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Hi Ali,
Thank you for giving me your time! I adopted a Russian Blue mix on Monday from a shelter. She is five and on Monday her pregnancy was terminated and she was spayed.  Due to diarrhea and a bladder infection since developed, she is on medication, including amoxy. Her diarrhea is no longer liquid, but she is still having ALOT of loose stool. She seems to be passing twice the amount she is consuming. Vet is closed today. Could she be allergic to the food I am feeding her? If so, do II change her food? Couldn't that change exasperate the problem?
What do you think? Thank you!


Don't change her food at the moment... Her body has been through a lot, she needs to have some time to recover. You can add a probiotic to her food OR offer her some plain, unsweetened yogurt to help her get the beneficial bacteria back into her gut... Antibiotics often give diarrhea because they don't discriminate between the beneficial bacteria that should be present in the digestive system and the bad bacteria making your cat sick.

If her condition is such that you believe she needs to see a vet you may have to take her to an after hours clinic. Dehydration is a serious threat for her right now so anything you can do to convince her to drink more will be important... Even if it is stuff like tuna juice and meat based baby food (just watch that there aren't garlic/onion powders in them).

If you have any further questions or concerns, please don't hesitate to contact me again at any time... I'm more than happy to help in any way that I can...

Kind regards,



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I am the proud guardian of 5 mixed breed cats ranging from 12 weeks to 13 years old and one purebred ragdoll. I have 20+ years experience working with mixed breed cats from a variety of different situations. I have fostered cats/kittens with special needs/behavioral issues. I have rescued/rehabilitated/re-homed a variety of stray/abused cats. I can offer advice on managing feral cat colonies, rehabilitating strays and finding them forever homes. I can help you to determine whether a cat is stray or feral, there IS a significant difference. Improperly introducing a new cat/kitten can result in aggression between newly introduced cats because cats are territorial by nature and they don't like sudden changes in their environment. To learn more about a peaceful way to introduce a new cat into a home with other cats please check out my previous answers on this subject. Proper nutrition for cats can be confusing, I recommend checking out which was created by a veterinarian (Dr. Lisa Pierson) who takes a common sense approach to explaining feline nutrition. Cat behavior and instincts are different from those of humans, I can help you understand your cat's needs so that you can meet them adequately and have a balanced, psychologically and physically sound kitty. Cats vary in personality, energy level and intelligence, different approaches may be required to achieve results in terms of training and interaction with your feline companion. An intelligent, high energy cat must be kept busy or they will make their own fun. I am NOT a licensed veterinarian and I can't offer medical advice. If your cat is ill/injured my advice is always the same: get prompt medical treatment provided by a veterinarian. If finances are an issue I will try to find resources in your area that can help with medical costs or make other choices to ensure the welfare of your cat.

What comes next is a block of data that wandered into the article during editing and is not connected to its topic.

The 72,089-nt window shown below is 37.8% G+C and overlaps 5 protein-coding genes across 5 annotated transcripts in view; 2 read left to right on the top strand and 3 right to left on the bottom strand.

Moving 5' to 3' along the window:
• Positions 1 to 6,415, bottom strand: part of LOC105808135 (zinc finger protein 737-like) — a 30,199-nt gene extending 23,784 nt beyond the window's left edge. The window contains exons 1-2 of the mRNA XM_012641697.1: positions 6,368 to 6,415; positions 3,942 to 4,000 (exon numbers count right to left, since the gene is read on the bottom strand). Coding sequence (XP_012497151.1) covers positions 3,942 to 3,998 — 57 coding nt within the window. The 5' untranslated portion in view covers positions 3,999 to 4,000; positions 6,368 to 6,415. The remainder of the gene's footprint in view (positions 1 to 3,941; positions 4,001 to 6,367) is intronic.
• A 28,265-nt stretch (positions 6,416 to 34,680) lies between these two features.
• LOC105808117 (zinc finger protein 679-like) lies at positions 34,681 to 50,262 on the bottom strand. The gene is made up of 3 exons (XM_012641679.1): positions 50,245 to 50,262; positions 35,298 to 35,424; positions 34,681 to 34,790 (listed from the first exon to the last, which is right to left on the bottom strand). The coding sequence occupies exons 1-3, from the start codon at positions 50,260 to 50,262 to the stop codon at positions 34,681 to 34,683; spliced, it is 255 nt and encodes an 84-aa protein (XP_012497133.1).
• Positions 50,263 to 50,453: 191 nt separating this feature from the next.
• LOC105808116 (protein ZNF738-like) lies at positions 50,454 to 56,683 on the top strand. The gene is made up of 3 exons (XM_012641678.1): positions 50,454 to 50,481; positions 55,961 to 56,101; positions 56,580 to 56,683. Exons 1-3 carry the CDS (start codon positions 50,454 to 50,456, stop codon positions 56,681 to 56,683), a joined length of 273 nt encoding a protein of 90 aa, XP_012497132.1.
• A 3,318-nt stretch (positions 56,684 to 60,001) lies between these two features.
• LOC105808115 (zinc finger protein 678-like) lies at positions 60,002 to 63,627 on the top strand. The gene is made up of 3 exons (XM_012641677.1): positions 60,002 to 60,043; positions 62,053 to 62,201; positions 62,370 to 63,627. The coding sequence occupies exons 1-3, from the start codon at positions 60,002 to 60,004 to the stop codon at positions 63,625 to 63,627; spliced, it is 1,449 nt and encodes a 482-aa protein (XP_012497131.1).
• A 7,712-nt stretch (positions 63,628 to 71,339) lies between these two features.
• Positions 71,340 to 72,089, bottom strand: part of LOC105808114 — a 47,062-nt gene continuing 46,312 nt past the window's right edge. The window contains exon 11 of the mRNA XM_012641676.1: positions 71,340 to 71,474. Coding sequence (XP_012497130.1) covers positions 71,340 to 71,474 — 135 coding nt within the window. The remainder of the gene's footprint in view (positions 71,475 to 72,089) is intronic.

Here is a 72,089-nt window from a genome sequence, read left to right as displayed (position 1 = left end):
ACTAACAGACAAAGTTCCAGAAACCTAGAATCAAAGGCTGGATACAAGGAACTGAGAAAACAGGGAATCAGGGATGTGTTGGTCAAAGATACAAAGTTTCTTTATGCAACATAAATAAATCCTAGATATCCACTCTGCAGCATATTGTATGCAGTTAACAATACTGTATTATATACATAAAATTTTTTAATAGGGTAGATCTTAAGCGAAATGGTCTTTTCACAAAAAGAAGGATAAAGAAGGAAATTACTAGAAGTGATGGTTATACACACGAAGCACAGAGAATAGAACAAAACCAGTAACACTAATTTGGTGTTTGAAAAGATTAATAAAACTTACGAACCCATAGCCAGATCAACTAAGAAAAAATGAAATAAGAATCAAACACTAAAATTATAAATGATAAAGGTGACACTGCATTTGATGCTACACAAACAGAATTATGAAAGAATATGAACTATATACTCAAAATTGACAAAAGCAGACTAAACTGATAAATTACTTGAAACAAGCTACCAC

I have fostered feral and stray cats, rehabilitated and homed cats that many people recommended euthanasia for. I am willing to make an effort to do the research and ask questions because I care enough to find solutions to behavioral problems rather than giving up. I have an interest in the use of alternative therapies to help provide the best possible care for all cats and I can say in all honesty that I've seen some incredible things happen for some incredible cats and their human caregivers when the right alternative therapeutic modality is used by a qualified veterinarian with expertise and experience in the field.

I've earned my diploma as a veterinary assistant with honors.

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